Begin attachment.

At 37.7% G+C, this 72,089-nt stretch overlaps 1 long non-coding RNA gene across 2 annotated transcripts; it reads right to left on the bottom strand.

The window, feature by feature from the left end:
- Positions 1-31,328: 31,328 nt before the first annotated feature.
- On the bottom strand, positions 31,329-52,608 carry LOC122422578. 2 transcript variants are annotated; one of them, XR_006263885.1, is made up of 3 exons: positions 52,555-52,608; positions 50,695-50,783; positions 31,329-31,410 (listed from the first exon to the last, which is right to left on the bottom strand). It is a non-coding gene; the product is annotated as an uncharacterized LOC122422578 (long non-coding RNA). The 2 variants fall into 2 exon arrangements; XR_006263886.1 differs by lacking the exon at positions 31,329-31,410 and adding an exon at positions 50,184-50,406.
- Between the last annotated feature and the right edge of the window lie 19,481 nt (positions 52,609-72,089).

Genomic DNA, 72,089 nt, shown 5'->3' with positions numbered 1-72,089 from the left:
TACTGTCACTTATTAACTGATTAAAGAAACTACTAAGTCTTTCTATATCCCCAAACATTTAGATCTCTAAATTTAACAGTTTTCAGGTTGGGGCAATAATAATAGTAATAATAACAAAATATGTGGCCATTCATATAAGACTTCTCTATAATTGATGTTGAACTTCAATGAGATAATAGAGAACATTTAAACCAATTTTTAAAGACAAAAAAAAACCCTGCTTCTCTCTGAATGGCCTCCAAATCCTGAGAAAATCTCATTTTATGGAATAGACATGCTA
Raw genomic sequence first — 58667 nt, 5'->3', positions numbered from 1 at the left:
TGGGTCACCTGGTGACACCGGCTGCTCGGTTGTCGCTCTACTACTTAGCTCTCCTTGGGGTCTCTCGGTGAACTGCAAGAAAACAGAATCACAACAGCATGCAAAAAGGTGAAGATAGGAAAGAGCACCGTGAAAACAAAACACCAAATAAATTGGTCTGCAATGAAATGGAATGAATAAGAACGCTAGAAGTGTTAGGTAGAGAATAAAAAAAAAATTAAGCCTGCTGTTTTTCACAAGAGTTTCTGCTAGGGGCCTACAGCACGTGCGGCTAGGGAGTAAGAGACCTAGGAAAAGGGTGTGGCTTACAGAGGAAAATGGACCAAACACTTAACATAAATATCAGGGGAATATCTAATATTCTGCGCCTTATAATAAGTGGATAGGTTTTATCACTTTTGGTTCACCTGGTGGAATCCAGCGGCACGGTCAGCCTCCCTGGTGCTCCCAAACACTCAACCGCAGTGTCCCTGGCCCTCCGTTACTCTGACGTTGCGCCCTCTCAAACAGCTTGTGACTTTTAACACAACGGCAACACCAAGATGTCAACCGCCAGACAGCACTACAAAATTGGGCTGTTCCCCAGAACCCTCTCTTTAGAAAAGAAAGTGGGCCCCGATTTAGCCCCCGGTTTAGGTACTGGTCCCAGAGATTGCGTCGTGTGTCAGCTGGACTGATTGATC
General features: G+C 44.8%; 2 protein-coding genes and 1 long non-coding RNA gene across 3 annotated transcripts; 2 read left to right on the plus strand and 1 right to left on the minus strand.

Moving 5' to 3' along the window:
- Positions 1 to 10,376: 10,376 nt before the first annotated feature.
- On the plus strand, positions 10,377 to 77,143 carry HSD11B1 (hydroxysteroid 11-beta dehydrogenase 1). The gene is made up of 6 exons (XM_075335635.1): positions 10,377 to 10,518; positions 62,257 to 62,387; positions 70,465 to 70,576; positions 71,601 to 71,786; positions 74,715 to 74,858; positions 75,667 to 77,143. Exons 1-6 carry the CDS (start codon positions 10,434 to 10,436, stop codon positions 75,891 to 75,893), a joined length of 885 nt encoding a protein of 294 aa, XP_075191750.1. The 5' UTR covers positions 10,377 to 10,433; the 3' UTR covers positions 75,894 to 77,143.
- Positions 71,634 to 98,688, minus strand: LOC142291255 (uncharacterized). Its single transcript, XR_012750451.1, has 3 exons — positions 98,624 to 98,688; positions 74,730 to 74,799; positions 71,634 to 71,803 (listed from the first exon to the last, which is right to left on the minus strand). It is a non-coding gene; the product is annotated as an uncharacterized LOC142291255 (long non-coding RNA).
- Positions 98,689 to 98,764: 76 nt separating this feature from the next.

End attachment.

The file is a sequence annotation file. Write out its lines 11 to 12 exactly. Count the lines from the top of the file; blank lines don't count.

Moving 5' to 3' along the window:
- Positions 1 to 10,376: 10,376 nt before the first annotated feature.